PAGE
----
|Uber may be everyone's private driver, but taxi drivers' biggest nightmare|
While the Parisians just shrugged, as strikes are a normal occurrence, the rest of us had to schlepp our luggage to from the airport to the commuter train to get into town.
New York City recently temporarily gave up trying to cap the number of Uber vehicles in the Big Apple for a four-month trial period, while in Hong Kong, taxi drivers are kicking up a fuss.
|Taxi drivers smashing one of their own vehicles for attention|
Except with Uber, you can rate your driver and if there's a problem, there's remedial action taken. And also they take credit card payment, something standard in places like New York City.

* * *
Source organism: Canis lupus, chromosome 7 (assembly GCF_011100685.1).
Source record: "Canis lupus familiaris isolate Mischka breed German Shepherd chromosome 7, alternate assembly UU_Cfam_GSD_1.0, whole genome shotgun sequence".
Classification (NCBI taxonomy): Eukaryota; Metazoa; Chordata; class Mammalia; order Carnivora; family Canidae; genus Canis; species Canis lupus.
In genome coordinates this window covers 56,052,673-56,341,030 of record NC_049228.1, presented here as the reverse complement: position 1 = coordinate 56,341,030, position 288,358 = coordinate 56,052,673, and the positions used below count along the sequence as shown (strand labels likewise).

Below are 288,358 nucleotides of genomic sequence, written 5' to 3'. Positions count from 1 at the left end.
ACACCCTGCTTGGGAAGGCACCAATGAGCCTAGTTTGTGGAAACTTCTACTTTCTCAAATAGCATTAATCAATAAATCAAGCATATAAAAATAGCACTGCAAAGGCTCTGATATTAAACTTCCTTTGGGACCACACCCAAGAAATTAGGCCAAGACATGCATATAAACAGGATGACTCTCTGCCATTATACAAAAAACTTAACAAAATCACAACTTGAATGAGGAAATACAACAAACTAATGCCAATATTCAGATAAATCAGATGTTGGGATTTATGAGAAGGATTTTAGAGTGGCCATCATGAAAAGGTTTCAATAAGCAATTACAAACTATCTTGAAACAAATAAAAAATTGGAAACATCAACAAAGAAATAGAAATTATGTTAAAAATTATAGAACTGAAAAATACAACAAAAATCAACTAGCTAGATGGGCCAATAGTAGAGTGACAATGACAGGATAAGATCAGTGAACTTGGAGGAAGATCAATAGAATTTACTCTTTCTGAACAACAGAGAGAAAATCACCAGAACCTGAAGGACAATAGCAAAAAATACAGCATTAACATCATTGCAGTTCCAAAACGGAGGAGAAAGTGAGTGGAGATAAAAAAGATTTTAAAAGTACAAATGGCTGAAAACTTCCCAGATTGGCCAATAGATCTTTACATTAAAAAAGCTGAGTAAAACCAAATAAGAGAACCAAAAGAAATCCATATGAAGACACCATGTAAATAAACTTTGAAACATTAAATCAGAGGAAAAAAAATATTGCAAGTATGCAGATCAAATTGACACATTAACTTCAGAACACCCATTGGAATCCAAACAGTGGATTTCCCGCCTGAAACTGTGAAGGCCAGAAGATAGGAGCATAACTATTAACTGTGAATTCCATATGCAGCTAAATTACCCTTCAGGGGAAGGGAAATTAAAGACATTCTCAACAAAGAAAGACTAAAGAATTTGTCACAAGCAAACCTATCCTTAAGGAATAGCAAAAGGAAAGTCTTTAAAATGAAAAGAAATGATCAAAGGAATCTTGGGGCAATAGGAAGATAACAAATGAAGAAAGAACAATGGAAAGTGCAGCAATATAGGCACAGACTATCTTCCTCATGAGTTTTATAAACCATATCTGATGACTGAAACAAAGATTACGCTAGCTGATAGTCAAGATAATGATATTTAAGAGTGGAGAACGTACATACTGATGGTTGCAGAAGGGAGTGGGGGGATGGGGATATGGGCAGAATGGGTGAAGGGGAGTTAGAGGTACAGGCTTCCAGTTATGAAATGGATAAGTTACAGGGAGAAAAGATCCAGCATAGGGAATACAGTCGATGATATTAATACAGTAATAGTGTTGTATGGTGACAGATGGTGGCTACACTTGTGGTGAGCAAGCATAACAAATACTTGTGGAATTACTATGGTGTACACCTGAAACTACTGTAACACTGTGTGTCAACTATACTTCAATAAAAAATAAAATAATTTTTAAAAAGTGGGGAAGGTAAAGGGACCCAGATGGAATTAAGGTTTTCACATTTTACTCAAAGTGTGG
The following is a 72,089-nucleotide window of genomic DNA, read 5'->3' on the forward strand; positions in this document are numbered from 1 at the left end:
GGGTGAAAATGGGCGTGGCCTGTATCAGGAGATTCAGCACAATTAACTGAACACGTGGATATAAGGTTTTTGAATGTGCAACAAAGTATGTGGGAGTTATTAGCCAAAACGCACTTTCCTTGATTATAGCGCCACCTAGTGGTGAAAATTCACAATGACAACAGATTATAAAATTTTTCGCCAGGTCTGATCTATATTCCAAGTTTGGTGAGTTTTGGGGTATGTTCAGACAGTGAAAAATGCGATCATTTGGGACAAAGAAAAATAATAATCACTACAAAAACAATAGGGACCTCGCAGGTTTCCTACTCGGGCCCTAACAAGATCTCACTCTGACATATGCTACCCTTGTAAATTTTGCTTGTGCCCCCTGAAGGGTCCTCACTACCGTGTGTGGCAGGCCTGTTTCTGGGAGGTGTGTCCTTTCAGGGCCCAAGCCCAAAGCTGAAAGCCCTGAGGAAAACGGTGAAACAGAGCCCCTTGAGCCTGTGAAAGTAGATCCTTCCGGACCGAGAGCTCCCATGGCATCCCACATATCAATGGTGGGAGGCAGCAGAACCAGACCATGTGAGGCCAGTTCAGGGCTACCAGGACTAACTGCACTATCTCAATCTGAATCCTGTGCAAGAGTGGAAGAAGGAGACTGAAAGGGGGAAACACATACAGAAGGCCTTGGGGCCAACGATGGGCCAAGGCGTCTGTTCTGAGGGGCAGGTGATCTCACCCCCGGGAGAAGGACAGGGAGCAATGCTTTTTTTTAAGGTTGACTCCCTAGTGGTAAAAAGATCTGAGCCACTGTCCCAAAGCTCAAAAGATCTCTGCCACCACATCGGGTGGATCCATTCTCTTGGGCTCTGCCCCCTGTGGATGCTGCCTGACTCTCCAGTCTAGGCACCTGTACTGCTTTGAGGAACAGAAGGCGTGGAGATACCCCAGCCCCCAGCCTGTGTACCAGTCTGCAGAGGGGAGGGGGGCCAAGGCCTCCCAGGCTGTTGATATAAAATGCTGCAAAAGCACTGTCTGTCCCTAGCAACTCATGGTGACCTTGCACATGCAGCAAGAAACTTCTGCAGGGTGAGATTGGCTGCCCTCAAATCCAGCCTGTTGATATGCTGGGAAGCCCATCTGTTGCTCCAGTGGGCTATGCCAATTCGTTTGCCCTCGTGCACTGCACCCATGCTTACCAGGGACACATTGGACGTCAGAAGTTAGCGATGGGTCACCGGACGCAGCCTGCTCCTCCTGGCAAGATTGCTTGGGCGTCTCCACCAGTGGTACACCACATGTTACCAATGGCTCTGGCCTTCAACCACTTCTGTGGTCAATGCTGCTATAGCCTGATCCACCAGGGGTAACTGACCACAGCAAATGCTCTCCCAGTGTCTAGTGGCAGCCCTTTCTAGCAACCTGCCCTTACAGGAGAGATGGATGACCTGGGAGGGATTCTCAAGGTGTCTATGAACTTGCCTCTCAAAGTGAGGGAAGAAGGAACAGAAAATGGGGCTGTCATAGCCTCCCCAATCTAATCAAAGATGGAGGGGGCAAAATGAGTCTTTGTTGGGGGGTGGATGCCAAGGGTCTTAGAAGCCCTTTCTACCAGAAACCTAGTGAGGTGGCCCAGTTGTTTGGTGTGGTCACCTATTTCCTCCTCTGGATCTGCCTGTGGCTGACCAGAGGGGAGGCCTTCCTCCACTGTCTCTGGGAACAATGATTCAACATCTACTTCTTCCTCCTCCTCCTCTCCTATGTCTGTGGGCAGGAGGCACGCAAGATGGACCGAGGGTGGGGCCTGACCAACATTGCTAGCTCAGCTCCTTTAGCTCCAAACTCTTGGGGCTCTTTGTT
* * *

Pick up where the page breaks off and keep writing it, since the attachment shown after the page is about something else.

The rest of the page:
My uncle told me he and his friend dined in a restaurant in Tsim Sha Tsui and afterwards his friend used Uber for the first time to get a ride home. To his astonishment, a red taxi showed up within five minutes. Sounds like the taxi driver wants the best of both worlds.
Many expatriates -- a large number of them take taxis daily -- are happy to see Uber here. They are tired of drivers having a cigarette smoke smell in the car, or putting up with the seemingly arrogant attitude, or late at night choosing their customers by only rolling down their windows to see how far potential customers need to go.
|While there are 50,000 red taxis here, is there room for Uber?|